Greece, Turkey seek closer ties with Erdogan visit

President Erdogan last visited Greece as prime minister in 2010.
President Erdogan last visited Greece as prime minister in 2010.
By Euronews
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The two-day visit, seen as historic, is set to discuss migration, Cyprus and other tricky topics.


Greece is bracing for the first visit by a Turkish president in 65 years, with Recep Tayyip Erdogan due in Athens on Thursday and Friday (Dec. 7-8).

Erdogan's last visit to Greece was as prime minister, in 2010, but he will be the first Turkish head of state to visit Athens since Celal Bayar in 1952. He is also scheduled to visit Thrace in northern Greece, home to a large Muslim community.

The NATO allies are set to discuss a deal struck with Turkey to stem the flow of migrants into Europe, as well as EU-Turkish relations and regional security.

But there's also a list of tricky bilateral issues to tackle, from divided Cyprus to sovereignty in the Aegean Sea and economic cooperation.

"What we anticipate is a substantive upgrade of our relationship with Turkey... We expect very constructive talks," Greek government spokesman Dimitris Tzanakopoulos said.

Konstantinos Filis, director of research at the Institute of International Relations of Panteion University, told Euronews the visit also aims to address Turkey’s strained relations with Europe.

"Turkey wants to take advantage of the visit of its president to show the country is breaking with the isolation forced upon it by some EU member states, as well as to try to mark a new beginning in Euro-Turkish relations, knowing that Ankara's ties with the US seem to be in a negative spiral,” he said.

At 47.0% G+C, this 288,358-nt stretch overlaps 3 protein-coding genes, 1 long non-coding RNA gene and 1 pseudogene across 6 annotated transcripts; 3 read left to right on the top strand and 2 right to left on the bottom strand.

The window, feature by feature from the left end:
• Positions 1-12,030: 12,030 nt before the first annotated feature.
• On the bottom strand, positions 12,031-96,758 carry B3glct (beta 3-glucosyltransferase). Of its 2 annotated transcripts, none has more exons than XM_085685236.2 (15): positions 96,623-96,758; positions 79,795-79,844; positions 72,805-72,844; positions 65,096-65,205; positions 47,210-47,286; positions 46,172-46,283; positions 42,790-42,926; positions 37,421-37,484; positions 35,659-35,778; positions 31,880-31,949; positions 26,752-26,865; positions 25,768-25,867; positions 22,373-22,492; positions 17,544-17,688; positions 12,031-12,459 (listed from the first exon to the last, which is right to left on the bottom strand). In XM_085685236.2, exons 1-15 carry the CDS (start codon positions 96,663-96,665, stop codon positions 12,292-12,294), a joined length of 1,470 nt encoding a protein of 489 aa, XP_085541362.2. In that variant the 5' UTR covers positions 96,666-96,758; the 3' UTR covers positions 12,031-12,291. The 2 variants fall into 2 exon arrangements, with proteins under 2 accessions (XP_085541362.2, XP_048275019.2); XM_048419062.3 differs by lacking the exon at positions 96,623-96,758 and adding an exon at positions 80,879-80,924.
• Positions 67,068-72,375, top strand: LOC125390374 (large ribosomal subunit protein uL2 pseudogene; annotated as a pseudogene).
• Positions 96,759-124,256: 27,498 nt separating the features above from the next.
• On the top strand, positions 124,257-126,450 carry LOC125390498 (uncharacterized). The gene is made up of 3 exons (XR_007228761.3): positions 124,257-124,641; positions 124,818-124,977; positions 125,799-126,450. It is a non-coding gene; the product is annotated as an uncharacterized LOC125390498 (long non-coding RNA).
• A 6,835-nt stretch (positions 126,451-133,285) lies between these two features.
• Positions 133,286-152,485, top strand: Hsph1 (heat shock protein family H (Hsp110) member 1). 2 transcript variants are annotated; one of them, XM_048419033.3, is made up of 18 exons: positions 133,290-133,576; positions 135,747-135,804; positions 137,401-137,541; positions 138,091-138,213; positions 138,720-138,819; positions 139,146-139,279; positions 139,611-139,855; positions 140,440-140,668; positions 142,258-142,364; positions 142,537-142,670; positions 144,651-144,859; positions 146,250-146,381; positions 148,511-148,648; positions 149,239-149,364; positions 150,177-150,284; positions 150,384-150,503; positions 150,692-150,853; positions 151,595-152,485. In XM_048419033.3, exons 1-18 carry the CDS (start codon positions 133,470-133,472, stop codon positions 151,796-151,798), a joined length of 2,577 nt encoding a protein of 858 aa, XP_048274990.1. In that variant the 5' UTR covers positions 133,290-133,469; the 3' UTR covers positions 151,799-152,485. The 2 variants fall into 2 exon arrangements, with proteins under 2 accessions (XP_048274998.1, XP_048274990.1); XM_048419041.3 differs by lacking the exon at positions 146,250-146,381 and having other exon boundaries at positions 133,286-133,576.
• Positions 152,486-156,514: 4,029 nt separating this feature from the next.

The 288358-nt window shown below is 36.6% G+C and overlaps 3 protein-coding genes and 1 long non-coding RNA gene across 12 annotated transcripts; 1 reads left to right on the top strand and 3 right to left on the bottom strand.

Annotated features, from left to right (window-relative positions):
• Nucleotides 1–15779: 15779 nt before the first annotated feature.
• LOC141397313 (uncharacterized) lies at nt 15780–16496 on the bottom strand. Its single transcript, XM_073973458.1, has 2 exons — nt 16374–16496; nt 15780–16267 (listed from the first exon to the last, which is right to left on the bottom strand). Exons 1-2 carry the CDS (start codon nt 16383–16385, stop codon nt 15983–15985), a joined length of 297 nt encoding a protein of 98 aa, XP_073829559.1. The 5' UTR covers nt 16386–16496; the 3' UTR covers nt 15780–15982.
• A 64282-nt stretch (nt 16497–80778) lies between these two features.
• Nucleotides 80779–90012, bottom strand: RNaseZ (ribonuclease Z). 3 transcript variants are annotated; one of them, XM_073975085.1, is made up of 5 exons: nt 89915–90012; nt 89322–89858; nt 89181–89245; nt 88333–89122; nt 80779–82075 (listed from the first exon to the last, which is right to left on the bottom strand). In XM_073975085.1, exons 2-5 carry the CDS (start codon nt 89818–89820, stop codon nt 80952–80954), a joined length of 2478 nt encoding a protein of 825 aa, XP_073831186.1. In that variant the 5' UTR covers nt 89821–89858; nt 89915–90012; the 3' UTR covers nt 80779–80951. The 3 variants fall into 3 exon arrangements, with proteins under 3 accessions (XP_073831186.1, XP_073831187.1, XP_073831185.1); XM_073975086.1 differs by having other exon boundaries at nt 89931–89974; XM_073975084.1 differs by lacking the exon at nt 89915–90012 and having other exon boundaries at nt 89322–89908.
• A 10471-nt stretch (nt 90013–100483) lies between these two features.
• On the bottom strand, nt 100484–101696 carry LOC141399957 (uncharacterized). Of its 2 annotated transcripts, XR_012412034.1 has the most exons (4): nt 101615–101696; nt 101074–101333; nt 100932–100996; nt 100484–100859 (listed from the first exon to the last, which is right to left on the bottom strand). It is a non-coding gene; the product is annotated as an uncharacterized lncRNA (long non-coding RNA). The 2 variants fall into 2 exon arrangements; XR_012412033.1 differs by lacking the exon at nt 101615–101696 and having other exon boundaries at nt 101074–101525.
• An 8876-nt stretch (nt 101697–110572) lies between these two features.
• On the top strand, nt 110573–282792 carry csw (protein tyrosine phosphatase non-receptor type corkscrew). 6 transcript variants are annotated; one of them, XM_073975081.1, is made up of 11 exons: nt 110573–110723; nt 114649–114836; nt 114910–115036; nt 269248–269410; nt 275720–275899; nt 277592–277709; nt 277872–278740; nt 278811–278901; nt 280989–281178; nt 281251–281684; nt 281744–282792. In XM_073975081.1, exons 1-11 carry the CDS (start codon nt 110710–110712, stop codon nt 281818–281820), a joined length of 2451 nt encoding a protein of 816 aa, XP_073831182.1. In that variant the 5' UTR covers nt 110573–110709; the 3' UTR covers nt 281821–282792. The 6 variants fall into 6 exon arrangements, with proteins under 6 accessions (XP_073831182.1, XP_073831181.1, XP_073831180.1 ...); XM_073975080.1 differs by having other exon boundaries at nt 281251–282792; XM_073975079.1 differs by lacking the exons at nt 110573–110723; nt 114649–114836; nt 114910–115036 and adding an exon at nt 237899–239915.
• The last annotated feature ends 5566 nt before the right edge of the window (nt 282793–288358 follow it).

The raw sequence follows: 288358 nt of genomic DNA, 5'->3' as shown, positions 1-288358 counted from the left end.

Extradition request for 'coup plotters'

Turkey is expected to once again demand the extradition of eight soldiers who fled to Greece after last year's failed military uprising.

The Turkish government regards them as coup plotters and wants Athens to hand them over. Greek courts have blocked their extradition.

Ahead of Erdogan’s visit, Greek police last week arrested nine Turks over suspected ties with DHKP-C, a militant Marxist group which has claimed responsibility for attacks in Turkey since 1990, including suicide bombings.

Security in Athens is tight, with almost 3,000 officers deployed and snipers posted along the roads.

Our correspondent on the ground, Giannis Giaginis, said the Greek capital felt like a fortress.

“Around 200 Turkish policemen are expected in Athens. Some of them came on Tuesday and are checking every place where Erdogan and his convoy will go through. One of them is the Tomb of the Unknown Soldier, where the Turkish president will lay a wreath at the beginning of his visit," he said.

Thursday's visit comes months after Cyprus peace talks broke down in July. The talks are led by the two Cypriot communities, but Greece and Turkey need to agree to future security arrangements for the island.

Cyprus remains divided between Greek and Turkish Cypriot communities living on either side of a UN-monitored ceasefire line. It's unclear whether peace talks between them will resume.

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